Leadership

Foster a collaborative security culture to avoid becoming the ‘chief incident scapegoat officer’

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How to protect CISOs

Even just 10 years ago, the chief information security officer (CISO) role was more straightforward. Much has changed over that time, and radical changes to the threat landscape have forced the CISO to evolve.

New regulatory shifts have also added another layer of complexity, with the EU’s Digital Operational Resilience Act (DORA) placing added scrutiny on any third-party suppliers, and new SEC rules requiring that listed companies must report a material cybersecurity incident within four days. In both regulations, boards have been made to take on more accountability for cybersecurity. But the ultimate burden often falls on a single individual: the CISO.

However, it’s unsustainable for our industry to rely solely on a “chief incident scapegoat officer” to keep an enterprise safe. The task has become too large a responsibility for just one person. Instead, CISOs must spearhead accountability for security posture throughout their organization.

The CISO’s challenge

The stakes have been raised by regulators. From DORA and NIS 2 in the EU, to new SEC disclosure rules in the United States, we see a clear message. Boards are accountable for security risks. But it’s CISOs who face legal consequences for cybersecurity and privacy policy breaches, not the board in its entirety. The recent charges against SolarWinds's CISO, Timothy G. Brown, are a prime example of this new trend.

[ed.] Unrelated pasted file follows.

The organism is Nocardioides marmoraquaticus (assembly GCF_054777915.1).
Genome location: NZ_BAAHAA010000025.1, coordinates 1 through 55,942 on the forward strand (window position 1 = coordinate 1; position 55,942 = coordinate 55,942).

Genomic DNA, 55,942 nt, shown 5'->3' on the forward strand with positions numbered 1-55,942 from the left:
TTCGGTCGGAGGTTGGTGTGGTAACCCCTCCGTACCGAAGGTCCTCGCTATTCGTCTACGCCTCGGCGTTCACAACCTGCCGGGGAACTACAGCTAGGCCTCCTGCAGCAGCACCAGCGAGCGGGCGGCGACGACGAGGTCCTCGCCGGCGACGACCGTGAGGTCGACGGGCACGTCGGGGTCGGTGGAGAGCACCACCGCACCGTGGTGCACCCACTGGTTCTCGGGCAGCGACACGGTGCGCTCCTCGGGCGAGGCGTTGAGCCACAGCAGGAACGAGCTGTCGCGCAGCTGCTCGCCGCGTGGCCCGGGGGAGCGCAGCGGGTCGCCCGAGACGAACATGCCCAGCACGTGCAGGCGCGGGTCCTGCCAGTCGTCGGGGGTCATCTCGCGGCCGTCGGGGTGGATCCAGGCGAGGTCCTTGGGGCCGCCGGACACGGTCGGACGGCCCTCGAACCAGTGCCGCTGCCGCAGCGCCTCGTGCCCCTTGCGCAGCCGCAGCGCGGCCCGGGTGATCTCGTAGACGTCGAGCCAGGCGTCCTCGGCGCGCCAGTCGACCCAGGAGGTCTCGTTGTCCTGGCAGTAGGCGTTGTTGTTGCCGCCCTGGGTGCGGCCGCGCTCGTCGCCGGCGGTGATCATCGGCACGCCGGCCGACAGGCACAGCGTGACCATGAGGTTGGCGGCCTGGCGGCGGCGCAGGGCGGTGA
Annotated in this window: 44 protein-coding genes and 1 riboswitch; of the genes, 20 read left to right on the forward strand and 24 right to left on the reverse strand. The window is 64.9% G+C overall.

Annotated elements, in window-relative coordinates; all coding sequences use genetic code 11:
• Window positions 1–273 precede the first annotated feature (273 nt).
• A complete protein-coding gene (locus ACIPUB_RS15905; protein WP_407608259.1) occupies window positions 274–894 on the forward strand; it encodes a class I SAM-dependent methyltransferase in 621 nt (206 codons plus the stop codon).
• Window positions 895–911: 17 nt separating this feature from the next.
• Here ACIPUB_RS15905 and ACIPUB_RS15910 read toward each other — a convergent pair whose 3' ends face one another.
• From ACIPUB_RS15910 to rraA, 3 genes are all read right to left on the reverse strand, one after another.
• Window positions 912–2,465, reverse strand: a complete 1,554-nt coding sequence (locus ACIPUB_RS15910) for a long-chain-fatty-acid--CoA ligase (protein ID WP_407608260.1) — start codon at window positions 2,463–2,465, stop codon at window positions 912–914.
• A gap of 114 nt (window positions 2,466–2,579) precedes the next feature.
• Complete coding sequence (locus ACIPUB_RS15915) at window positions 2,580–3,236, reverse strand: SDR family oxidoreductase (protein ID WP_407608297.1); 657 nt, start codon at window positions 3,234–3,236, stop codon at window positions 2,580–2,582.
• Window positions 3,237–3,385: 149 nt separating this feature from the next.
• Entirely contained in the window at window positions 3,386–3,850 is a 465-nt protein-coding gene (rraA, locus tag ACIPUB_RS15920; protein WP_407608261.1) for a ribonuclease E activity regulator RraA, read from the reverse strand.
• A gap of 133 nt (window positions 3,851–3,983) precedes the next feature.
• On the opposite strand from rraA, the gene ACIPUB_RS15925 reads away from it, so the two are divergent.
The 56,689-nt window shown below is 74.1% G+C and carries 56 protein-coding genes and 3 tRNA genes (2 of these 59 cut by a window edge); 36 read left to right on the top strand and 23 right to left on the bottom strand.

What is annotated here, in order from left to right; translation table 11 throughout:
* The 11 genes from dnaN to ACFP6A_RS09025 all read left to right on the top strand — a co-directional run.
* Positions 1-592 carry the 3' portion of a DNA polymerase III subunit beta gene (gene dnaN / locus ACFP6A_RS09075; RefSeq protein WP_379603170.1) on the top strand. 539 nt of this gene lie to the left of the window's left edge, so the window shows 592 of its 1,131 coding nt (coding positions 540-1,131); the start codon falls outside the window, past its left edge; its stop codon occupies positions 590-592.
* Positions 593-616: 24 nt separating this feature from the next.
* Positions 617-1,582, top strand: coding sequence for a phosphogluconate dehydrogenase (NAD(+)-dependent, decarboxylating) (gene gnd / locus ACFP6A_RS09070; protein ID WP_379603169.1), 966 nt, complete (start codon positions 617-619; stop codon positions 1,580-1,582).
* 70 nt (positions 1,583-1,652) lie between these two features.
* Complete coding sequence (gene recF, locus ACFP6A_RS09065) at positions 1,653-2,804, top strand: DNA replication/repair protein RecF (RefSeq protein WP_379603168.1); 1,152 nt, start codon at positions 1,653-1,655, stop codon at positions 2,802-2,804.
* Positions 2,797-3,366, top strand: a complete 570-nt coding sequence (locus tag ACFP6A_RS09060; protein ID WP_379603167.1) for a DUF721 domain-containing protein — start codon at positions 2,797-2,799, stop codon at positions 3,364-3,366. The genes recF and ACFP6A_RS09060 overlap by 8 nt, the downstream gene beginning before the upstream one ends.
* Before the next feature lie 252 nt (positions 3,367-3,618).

Gartner reports that 86% of organizations attribute security breaches to the CIO, CISO, or similar position. But we should distribute accountability across the entire organization, not just to one individual at the top. This year alone has seen 5,360 publicly disclosed breaches, and understanding responsibility for cyber risk and every single person’s role in maintaining robust security is vital. CISOs should prioritize developing a solid, companywide security culture which includes comprehensive training to help to distribute accountability.